WAYNE, Pa. -- Cross selling investment and insurance services appears to be making some strides as financial institutions have stepped up the integration of both programs.
The Bank Insurance & Securities Association and Truebridge Inc. surveyed 375 senior managers, marketing managers, branch managers, frontline branch employees and insurance and investment representative from more than 120 financial institutions.
Approximately twice as many participants reported that their firms were satisfied or somewhat satisfied (58%) rather than unsatisfied or somewhat unsatisfied (26%) with cross selling efforts. Managers had a marginally higher perception of cross selling investment and insurance products as a core strategy. Over half (52%) of managers versus 38% of sales people stated that their institution rated it "high" and "very high."
When asked what did participants feel were the most important factors for successful cross selling, having chemistry and a trusted relationship ranked highest. Branch referrals, the financial institution's image, Web site and mail and statement stuffers rounded out the list.
Overall, while respondents felt that their investment and insurance program integration was generally positive, most agreed that was still room for improvement, the data showed. When comparing the importance of success factors to the financial institution's ability to deliver, the ability to deliver was lower across the board.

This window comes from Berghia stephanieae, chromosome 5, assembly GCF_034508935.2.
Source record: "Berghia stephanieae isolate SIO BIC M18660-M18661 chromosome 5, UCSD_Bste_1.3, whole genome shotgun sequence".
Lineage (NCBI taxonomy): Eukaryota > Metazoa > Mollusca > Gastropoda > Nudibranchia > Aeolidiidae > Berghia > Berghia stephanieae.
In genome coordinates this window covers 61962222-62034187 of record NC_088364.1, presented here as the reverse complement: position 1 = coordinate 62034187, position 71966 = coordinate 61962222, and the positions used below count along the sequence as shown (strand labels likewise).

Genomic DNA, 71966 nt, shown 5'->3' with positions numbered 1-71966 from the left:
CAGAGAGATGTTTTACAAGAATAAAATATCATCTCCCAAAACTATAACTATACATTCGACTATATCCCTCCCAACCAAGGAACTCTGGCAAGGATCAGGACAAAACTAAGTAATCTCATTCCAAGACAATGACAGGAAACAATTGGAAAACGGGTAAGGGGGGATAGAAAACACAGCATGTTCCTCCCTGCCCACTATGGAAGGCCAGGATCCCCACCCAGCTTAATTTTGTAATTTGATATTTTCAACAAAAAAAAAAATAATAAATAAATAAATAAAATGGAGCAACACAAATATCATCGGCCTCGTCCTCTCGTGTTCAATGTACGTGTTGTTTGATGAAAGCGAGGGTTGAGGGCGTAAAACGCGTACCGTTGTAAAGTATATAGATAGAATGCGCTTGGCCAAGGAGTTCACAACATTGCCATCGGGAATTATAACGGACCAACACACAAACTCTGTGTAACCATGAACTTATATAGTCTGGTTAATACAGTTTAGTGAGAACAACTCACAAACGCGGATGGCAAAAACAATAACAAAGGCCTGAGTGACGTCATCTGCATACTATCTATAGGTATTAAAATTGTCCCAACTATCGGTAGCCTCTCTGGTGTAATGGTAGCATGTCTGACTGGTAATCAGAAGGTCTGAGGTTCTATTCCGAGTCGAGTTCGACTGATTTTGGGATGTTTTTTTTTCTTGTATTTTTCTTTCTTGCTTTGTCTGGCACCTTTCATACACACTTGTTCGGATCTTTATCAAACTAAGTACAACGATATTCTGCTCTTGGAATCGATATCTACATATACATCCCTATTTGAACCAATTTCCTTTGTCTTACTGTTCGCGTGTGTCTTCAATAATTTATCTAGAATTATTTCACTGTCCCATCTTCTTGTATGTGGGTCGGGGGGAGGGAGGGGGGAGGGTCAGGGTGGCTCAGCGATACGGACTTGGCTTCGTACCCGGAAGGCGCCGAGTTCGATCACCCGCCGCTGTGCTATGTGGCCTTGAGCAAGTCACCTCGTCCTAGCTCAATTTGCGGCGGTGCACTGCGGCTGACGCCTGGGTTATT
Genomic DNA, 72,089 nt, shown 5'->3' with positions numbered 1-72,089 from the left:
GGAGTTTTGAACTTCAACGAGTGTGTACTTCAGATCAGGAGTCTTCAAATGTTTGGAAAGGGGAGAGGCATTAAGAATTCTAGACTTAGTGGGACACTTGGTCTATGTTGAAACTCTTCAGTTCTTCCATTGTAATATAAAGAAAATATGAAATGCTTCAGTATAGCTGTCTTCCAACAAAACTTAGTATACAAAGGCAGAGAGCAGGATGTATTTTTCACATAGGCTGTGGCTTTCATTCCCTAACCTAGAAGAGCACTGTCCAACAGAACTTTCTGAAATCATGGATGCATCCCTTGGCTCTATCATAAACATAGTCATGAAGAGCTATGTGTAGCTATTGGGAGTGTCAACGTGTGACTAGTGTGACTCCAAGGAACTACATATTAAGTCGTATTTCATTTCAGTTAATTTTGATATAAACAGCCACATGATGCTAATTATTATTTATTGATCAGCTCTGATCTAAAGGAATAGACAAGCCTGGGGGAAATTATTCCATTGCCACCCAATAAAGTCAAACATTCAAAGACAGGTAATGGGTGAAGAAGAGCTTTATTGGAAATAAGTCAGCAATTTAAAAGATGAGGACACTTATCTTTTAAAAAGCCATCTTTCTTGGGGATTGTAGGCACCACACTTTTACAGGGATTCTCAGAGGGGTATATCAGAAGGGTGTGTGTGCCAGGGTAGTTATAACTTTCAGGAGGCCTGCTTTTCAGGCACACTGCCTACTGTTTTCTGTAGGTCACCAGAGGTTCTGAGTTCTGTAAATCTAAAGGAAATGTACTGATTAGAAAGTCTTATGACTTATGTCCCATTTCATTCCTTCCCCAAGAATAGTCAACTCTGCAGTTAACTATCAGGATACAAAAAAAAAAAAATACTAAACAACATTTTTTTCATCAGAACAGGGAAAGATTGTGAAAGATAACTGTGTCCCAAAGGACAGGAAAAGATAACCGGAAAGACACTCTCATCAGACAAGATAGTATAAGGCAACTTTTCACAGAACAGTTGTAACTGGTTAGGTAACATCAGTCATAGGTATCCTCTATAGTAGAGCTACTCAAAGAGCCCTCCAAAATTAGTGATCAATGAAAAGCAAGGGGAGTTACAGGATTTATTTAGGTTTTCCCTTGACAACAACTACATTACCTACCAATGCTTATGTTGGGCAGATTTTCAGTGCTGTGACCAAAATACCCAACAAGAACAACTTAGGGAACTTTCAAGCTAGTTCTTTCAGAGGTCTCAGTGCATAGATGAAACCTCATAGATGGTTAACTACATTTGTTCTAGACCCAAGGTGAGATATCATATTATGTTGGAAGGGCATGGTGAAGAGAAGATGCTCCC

There were, however, some particularly wide gaps that draw attention, according to the survey. There were, however, some particularly wide gaps that drew attention, according to the survey. The ability of a financial institution to deliver branch referrals (37.6%) was not as important as an actual success factor (70.2%). The image of the financial institution as a place to go for more that deposits and loans had an importance of (68.2%), but only (35.3%) on ability to deliver. Also, the Web site as a lead generator had an importance of (29.3%) and delivery score of only (10.8%).
Branch referrals presented the biggest opportunity for improving referrals. The most important factor for improving branch referrals was personal chemistry (84.8%), which ranked above as the most important factor.Referral training (80.1%) was second, but the wide gap noted above suggests that some new direction may be needed here, the research noted.
Other factors that could help increase referrals were a commitment from management (72.8%), followed by stability (low turnover) of branch staff (72.3%), sufficiency (numbers) of branch staff (70.2%), employee incentives (56%), product training (55.1%), educational marketing materials (48.1%) and finally product marketing materials (35.5%).